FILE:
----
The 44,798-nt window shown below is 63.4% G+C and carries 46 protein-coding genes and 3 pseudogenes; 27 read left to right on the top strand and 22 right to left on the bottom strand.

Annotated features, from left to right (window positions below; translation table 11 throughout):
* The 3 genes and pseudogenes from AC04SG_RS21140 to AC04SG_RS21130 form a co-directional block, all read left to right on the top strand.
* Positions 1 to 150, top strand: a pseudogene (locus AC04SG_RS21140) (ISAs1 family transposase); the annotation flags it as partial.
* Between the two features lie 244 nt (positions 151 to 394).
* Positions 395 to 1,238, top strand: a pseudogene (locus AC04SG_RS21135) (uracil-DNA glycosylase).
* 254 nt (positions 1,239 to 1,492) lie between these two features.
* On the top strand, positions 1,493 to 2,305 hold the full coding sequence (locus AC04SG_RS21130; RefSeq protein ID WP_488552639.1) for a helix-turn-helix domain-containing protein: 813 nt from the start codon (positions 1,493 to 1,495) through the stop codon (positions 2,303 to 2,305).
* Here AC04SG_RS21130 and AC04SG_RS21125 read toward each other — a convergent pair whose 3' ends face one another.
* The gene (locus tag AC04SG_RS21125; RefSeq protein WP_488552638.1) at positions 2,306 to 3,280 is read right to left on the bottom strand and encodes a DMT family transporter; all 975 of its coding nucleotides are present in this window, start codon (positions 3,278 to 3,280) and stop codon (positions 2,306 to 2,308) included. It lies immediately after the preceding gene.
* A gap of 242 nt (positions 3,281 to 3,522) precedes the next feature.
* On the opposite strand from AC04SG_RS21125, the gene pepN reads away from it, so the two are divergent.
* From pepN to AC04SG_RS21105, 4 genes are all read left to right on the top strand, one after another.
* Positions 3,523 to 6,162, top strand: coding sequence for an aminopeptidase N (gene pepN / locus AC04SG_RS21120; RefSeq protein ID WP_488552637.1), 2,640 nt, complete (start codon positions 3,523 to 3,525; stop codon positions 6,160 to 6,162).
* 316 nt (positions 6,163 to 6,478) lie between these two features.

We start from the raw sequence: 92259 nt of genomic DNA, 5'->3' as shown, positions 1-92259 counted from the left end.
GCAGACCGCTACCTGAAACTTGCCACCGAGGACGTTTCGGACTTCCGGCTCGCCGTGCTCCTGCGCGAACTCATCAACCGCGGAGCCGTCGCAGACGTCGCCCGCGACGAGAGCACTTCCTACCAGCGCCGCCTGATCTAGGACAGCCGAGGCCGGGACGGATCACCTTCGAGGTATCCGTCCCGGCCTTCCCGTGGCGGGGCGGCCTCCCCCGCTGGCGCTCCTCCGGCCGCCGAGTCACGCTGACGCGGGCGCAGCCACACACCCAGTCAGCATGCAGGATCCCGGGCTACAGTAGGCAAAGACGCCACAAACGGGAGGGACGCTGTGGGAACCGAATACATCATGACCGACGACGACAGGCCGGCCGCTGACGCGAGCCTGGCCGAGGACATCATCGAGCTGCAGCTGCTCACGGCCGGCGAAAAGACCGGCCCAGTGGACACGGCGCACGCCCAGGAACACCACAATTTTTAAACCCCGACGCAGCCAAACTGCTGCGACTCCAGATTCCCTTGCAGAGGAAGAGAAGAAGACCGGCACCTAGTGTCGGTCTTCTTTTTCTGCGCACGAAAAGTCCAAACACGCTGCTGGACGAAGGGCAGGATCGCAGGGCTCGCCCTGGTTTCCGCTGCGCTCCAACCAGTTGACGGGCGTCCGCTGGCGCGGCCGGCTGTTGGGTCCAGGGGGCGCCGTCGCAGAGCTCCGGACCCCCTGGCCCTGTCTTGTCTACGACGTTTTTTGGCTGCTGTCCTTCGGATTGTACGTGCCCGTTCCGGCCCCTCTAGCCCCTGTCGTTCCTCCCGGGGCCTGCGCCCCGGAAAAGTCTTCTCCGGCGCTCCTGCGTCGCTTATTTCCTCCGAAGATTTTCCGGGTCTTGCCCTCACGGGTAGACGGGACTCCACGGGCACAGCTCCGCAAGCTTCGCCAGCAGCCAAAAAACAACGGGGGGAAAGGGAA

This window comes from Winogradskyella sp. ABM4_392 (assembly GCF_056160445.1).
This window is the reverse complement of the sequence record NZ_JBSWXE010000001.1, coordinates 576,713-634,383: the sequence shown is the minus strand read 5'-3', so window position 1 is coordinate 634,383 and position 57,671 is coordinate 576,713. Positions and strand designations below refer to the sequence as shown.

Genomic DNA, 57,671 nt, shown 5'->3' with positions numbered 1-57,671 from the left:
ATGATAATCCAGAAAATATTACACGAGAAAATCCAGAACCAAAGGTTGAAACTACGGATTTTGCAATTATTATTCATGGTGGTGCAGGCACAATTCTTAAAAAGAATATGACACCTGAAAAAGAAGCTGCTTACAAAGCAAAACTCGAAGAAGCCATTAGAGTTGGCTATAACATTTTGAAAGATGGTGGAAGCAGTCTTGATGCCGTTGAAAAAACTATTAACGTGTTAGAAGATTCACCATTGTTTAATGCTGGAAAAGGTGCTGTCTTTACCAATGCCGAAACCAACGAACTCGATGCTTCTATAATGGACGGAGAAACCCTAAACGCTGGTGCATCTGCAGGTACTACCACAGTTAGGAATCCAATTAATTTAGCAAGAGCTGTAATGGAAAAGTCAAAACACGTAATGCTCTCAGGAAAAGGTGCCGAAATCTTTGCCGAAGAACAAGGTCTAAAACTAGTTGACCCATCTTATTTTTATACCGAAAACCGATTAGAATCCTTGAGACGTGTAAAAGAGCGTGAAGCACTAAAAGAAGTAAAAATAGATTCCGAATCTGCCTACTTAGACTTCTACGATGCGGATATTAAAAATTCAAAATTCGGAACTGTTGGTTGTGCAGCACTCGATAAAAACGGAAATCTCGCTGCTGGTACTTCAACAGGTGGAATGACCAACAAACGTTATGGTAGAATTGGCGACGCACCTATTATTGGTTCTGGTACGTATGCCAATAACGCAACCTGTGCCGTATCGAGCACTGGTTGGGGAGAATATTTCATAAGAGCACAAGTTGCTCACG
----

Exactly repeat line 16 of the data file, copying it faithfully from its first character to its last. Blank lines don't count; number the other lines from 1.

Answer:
We start from the raw sequence: 92259 nt of genomic DNA, 5'->3' as shown, positions 1-92259 counted from the left end.